Glycine reduces tissue lipid peroxidation in hypoxia-reoxygenation-induced necrotizing enterocolitis in rats.
ABSTRACT To assess the protective effect of glycine in an experimental model of Neonatal Necrotizing Enterocolitis (NEC).
Fifty (50) neonatal Wistar rats, from a litter of six female rats and weighing 4 to 6 grams, were used. Five animals were cannibalized and the 45 remaining were distributed into three groups: the G1 normal control group (n=12); the G2 Group (n=16), of animals that underwent hypoxia-reoxygenation (HR); the G3 Group of animals (n=17) that underwent HR following a 5% intraperitoneal glycine infusion. The animals underwent hypoxia in a CO2 chamber receiving an air flow of 100% CO2 for 5 minutes and reoxygenation receiving an O2 flow at 100% for 5 minutes. One centimeter long small bowel and colon segments were prepared for histological analysis. The rest of the bowel was removed in a block and frozen at minus 80 degrees C for homogenization and determination of tissue malondialdehyde (MDA). Tissue lesions were classified as Grade 0 to Grade 5, according to the level of damaged mucosa.
The animals in Group G1 had levels of small bowel and colon lesion significantly smaller as compared to the animals in Groups G2 and G3. The G2 group had mean MDA values significantly higher than the animals in the G1 (p = .015) and G3 (p=0.021) groups. MDA values did not differ significantly (p = 0.992) for the animals in groups G1 and G3.
Glycine reduces tissue MDA levels (a measurement of lipid peroxidation) following HR in neonatal rats.
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ABSTRACT: Necrotizing enterocolitis (NEC) represents one of the gravest complications in premature infants and carries significant morbidity and mortality. There is a great need for improved diagnostic methods to reduce the severity and incidence of NEC. The aim of the study was to investigate if intraluminal microdialysis can detect intestinal ischemia in newborn rats with induced experimental NEC. The studies were performed on 1-day-old Sprague-Dawley rat pups. Experimental NEC was induced using hypoxia/reoxygenation treatment. Microdialysis catheters were rectally inserted and placed in the rectosigmoid part of the colon. Microdialysate levels of glucose, lactate, pyruvate, and glycerol were measured. Intestinal specimens were collected at the end of the experiments for microscopic evaluation. Intraluminal microdialysis revealed signs of intestinal hypoxia and cellular damage, with a marked increase of lactate and glycerol. Microscopic evaluation confirmed intestinal damage in the NEC group. Intraluminal microdialysis can detect intestinal hypoxic stress and mucosal cell membrane decay in a rat model of NEC. Intestinal intraluminal microdialysis is easily accessible through the rectum and may be a useful noninvasive complement to other methods in the assessment of NEC.Journal of Pediatric Surgery 09/2012; 47(9):1646-51. · 1.38 Impact Factor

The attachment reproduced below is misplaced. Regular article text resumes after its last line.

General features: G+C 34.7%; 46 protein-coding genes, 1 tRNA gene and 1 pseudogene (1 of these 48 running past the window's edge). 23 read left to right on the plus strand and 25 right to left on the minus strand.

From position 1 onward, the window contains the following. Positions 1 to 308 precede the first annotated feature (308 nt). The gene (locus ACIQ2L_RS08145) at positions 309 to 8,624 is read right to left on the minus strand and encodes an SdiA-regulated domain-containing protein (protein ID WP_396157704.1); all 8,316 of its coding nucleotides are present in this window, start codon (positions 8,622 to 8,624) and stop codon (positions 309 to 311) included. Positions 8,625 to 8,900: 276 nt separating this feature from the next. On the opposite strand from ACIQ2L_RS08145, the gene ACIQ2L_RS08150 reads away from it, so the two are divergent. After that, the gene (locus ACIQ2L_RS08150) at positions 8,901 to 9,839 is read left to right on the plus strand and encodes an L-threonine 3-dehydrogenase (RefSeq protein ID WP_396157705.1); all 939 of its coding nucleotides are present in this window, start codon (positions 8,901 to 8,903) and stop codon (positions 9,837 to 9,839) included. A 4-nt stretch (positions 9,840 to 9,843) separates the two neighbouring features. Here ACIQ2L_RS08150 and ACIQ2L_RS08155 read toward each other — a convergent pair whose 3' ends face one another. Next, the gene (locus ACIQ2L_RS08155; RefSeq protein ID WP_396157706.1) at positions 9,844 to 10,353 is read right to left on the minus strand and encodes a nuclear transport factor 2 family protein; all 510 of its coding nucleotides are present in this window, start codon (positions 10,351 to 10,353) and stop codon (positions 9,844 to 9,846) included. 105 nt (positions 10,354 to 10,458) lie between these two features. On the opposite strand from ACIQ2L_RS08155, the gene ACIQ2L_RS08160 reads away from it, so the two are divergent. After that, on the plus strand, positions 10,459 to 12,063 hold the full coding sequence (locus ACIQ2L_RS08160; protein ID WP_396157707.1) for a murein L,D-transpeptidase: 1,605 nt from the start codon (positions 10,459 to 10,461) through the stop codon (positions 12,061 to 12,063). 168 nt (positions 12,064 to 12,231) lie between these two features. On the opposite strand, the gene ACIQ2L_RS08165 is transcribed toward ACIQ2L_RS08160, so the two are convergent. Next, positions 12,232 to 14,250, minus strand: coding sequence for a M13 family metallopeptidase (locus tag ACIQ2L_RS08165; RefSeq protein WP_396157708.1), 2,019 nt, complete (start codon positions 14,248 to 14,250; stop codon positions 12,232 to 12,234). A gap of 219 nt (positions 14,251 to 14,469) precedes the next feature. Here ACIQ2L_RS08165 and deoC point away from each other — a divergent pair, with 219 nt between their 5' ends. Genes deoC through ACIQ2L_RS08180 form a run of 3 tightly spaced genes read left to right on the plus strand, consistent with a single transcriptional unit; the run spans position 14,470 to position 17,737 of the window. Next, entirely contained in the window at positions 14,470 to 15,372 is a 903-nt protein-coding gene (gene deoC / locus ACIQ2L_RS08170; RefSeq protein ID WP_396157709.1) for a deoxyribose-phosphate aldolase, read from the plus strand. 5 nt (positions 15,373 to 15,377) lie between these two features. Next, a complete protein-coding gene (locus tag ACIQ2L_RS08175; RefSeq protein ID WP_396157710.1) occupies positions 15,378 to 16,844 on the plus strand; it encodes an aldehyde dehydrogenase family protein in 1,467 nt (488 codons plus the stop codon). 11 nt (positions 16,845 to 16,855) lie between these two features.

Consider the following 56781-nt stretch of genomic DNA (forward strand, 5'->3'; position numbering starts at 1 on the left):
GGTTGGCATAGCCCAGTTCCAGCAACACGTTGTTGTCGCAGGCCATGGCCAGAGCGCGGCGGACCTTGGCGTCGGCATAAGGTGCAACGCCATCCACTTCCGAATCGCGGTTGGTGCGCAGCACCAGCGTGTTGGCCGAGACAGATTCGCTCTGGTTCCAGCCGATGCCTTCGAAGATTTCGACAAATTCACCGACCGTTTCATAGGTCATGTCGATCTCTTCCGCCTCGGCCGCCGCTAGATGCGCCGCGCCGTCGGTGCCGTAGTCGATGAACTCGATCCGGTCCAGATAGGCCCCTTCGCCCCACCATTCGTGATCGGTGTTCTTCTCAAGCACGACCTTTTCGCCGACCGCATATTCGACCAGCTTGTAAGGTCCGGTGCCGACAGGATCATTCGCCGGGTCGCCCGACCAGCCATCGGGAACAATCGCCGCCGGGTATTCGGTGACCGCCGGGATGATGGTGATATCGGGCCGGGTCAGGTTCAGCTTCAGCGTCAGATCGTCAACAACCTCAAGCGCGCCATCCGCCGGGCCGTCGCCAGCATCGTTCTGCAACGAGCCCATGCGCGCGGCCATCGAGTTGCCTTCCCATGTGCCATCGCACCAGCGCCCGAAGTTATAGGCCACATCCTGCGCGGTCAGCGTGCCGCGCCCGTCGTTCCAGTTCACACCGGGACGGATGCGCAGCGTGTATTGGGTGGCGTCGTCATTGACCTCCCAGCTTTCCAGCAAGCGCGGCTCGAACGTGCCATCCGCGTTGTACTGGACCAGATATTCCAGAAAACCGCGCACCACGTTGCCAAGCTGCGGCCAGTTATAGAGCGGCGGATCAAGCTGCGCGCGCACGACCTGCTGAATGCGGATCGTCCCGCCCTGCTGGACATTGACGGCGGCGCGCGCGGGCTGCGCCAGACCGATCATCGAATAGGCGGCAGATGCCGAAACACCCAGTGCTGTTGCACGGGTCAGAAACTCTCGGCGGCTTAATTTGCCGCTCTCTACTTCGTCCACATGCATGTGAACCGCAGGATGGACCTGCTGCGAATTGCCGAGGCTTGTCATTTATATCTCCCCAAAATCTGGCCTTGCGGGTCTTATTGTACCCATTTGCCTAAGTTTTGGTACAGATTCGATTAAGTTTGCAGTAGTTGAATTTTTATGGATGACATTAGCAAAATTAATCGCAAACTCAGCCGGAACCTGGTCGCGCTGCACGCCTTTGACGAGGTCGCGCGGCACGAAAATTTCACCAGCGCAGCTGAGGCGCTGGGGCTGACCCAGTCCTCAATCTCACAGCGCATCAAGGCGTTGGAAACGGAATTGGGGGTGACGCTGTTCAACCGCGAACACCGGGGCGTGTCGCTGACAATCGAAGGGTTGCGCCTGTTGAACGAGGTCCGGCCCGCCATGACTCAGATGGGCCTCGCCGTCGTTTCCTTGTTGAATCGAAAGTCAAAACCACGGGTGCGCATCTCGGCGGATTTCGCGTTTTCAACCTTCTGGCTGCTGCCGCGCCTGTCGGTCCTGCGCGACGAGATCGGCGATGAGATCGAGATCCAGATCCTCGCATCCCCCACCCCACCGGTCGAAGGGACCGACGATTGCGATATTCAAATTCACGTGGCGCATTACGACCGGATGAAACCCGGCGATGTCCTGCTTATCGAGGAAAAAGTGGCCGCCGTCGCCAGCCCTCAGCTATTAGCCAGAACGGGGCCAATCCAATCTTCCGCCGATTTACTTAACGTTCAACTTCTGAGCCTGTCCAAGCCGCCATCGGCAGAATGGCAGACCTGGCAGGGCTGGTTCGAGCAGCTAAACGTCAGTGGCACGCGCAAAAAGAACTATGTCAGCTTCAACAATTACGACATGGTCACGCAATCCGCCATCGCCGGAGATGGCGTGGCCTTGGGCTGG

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ABSTRACT: Necrotizing enterocolitis (NEC) represents one of the gravest complications in preterm infants and carries significant morbidity and mortality. Increased intestinal permeability may play an important role in the pathogenesis of NEC. In this study we investigated the genes regulating structural proteins such as tight junctions (TJ) and cell adhesion in a neonatal rat model of early NEC. The studies were performed on Sprague-Dawley rat pups. Experimental NEC was induced using hypoxia/re-oxygenation treatment on day 1 after birth. Intestinal specimens from the ileum were obtained, mRNA was purified, and the transcriptome was analyzed using microarray. We found several TJ genes such as claudins 1, 8, 14, 15, and gap junction protein to be affected. Alterations in genes involved in the inflammatory response was confirmed, along with several genes regulating proteins used as biomarkers for NEC. This study indicates that tight junctions and cell adhesion may play a critical role in the pathogenesis of early experimental NEC. Better understanding of the pathogenesis of NEC may lead to novel strategies for the prevention and treatment of NEC.Journal of Pediatric Surgery 11/2013; 48(11):2308-12. · 1.38 Impact Factor